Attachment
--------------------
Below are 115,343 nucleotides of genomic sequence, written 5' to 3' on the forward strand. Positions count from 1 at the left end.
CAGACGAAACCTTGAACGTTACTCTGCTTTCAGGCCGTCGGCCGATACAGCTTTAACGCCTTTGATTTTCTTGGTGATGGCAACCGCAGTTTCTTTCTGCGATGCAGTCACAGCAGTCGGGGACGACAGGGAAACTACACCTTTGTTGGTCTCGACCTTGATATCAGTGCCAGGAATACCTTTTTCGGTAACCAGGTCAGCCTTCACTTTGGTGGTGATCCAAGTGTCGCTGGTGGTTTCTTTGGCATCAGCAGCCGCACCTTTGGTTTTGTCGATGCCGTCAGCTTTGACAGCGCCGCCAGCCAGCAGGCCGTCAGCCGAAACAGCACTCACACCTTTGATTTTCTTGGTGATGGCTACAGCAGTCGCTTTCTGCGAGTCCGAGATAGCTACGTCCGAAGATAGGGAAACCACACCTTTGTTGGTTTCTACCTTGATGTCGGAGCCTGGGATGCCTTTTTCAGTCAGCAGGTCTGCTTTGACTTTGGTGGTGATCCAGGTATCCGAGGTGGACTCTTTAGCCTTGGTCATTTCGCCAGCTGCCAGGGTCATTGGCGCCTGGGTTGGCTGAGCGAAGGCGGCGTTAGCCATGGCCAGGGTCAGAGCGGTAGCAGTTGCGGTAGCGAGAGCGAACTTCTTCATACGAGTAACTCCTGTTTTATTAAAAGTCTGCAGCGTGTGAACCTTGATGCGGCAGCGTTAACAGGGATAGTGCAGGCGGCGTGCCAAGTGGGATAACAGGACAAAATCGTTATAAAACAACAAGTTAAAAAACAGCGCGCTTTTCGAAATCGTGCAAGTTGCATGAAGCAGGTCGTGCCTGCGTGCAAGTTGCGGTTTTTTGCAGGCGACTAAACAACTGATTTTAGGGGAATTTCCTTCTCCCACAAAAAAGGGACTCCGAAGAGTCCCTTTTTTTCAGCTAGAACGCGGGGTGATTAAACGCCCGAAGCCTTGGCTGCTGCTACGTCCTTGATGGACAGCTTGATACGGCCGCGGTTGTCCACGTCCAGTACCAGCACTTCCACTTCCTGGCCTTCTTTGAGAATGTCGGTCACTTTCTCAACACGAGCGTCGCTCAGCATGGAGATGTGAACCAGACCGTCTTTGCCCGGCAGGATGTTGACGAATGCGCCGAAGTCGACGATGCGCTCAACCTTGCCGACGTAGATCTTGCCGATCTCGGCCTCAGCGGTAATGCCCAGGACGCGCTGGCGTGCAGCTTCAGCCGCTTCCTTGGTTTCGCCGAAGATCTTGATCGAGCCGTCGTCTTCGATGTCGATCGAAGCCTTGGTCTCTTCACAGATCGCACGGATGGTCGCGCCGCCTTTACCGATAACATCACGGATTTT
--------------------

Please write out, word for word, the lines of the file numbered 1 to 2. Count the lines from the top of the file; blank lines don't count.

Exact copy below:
Below are 115,343 nucleotides of genomic sequence, written 5' to 3' on the forward strand. Positions count from 1 at the left end.
CAGACGAAACCTTGAACGTTACTCTGCTTTCAGGCCGTCGGCCGATACAGCTTTAACGCCTTTGATTTTCTTGGTGATGGCAACCGCAGTTTCTTTCTGCGATGCAGTCACAGCAGTCGGGGACGACAGGGAAACTACACCTTTGTTGGTCTCGACCTTGATATCAGTGCCAGGAATACCTTTTTCGGTAACCAGGTCAGCCTTCACTTTGGTGGTGATCCAAGTGTCGCTGGTGGTTTCTTTGGCATCAGCAGCCGCACCTTTGGTTTTGTCGATGCCGTCAGCTTTGACAGCGCCGCCAGCCAGCAGGCCGTCAGCCGAAACAGCACTCACACCTTTGATTTTCTTGGTGATGGCTACAGCAGTCGCTTTCTGCGAGTCCGAGATAGCTACGTCCGAAGATAGGGAAACCACACCTTTGTTGGTTTCTACCTTGATGTCGGAGCCTGGGATGCCTTTTTCAGTCAGCAGGTCTGCTTTGACTTTGGTGGTGATCCAGGTATCCGAGGTGGACTCTTTAGCCTTGGTCATTTCGCCAGCTGCCAGGGTCATTGGCGCCTGGGTTGGCTGAGCGAAGGCGGCGTTAGCCATGGCCAGGGTCAGAGCGGTAGCAGTTGCGGTAGCGAGAGCGAACTTCTTCATACGAGTAACTCCTGTTTTATTAAAAGTCTGCAGCGTGTGAACCTTGATGCGGCAGCGTTAACAGGGATAGTGCAGGCGGCGTGCCAAGTGGGATAACAGGACAAAATCGTTATAAAACAACAAGTTAAAAAACAGCGCGCTTTTCGAAATCGTGCAAGTTGCATGAAGCAGGTCGTGCCTGCGTGCAAGTTGCGGTTTTTTGCAGGCGACTAAACAACTGATTTTAGGGGAATTTCCTTCTCCCACAAAAAAGGGACTCCGAAGAGTCCCTTTTTTTCAGCTAGAACGCGGGGTGATTAAACGCCCGAAGCCTTGGCTGCTGCTACGTCCTTGATGGACAGCTTGATACGGCCGCGGTTGTCCACGTCCAGTACCAGCACTTCCACTTCCTGGCCTTCTTTGAGAATGTCGGTCACTTTCTCAACACGAGCGTCGCTCAGCATGGAGATGTGAACCAGACCGTCTTTGCCCGGCAGGATGTTGACGAATGCGCCGAAGTCGACGATGCGCTCAACCTTGCCGACGTAGATCTTGCCGATCTCGGCCTCAGCGGTAATGCCCAGGACGCGCTGGCGTGCAGCTTCAGCCGCTTCCTTGGTTTCGCCGAAGATCTTGATCGAGCCGTCGTCTTCGATGTCGATCGAAGCCTTGGTCTCTTCACAGATCGCACGGATGGTCGCGCCGCCTTTACCGATAACATCACGGATTTT